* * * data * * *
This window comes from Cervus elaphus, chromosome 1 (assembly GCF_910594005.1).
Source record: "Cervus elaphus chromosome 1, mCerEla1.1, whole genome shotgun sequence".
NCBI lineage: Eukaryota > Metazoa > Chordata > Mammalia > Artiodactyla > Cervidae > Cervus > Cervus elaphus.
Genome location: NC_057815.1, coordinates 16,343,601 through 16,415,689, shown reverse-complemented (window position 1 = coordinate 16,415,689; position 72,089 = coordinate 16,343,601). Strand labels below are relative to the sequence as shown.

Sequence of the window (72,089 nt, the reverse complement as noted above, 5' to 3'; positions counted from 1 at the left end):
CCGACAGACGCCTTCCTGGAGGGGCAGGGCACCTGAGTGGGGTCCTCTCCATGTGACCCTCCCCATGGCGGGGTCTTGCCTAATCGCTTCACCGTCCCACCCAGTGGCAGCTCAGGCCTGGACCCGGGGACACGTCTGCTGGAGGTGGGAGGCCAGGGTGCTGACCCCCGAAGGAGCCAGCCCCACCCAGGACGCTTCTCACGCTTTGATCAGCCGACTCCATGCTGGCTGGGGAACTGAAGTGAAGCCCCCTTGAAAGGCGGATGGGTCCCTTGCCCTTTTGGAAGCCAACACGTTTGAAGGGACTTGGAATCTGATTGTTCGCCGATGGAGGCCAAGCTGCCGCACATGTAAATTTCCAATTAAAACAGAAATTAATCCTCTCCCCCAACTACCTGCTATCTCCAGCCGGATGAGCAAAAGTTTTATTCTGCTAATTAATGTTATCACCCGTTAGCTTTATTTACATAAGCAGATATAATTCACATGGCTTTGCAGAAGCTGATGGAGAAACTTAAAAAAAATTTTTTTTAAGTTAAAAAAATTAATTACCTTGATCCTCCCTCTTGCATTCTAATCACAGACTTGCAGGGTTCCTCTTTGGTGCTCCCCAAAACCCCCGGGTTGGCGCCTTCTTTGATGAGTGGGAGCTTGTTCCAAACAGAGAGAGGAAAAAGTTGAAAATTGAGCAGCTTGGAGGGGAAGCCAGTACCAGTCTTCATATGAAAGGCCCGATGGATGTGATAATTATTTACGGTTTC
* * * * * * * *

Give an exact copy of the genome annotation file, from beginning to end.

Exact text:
This window comes from Cervus elaphus, chromosome 1 (assembly GCF_910594005.1).
Source record: "Cervus elaphus chromosome 1, mCerEla1.1, whole genome shotgun sequence".
NCBI lineage: Eukaryota > Metazoa > Chordata > Mammalia > Artiodactyla > Cervidae > Cervus > Cervus elaphus.
Genome location: NC_057815.1, coordinates 16,343,601 through 16,415,689, shown reverse-complemented (window position 1 = coordinate 16,415,689; position 72,089 = coordinate 16,343,601). Strand labels below are relative to the sequence as shown.

Sequence of the window (72,089 nt, the reverse complement as noted above, 5' to 3'; positions counted from 1 at the left end):
CCGACAGACGCCTTCCTGGAGGGGCAGGGCACCTGAGTGGGGTCCTCTCCATGTGACCCTCCCCATGGCGGGGTCTTGCCTAATCGCTTCACCGTCCCACCCAGTGGCAGCTCAGGCCTGGACCCGGGGACACGTCTGCTGGAGGTGGGAGGCCAGGGTGCTGACCCCCGAAGGAGCCAGCCCCACCCAGGACGCTTCTCACGCTTTGATCAGCCGACTCCATGCTGGCTGGGGAACTGAAGTGAAGCCCCCTTGAAAGGCGGATGGGTCCCTTGCCCTTTTGGAAGCCAACACGTTTGAAGGGACTTGGAATCTGATTGTTCGCCGATGGAGGCCAAGCTGCCGCACATGTAAATTTCCAATTAAAACAGAAATTAATCCTCTCCCCCAACTACCTGCTATCTCCAGCCGGATGAGCAAAAGTTTTATTCTGCTAATTAATGTTATCACCCGTTAGCTTTATTTACATAAGCAGATATAATTCACATGGCTTTGCAGAAGCTGATGGAGAAACTTAAAAAAAATTTTTTTTAAGTTAAAAAAATTAATTACCTTGATCCTCCCTCTTGCATTCTAATCACAGACTTGCAGGGTTCCTCTTTGGTGCTCCCCAAAACCCCCGGGTTGGCGCCTTCTTTGATGAGTGGGAGCTTGTTCCAAACAGAGAGAGGAAAAAGTTGAAAATTGAGCAGCTTGGAGGGGAAGCCAGTACCAGTCTTCATATGAAAGGCCCGATGGATGTGATAATTATTTACGGTTTC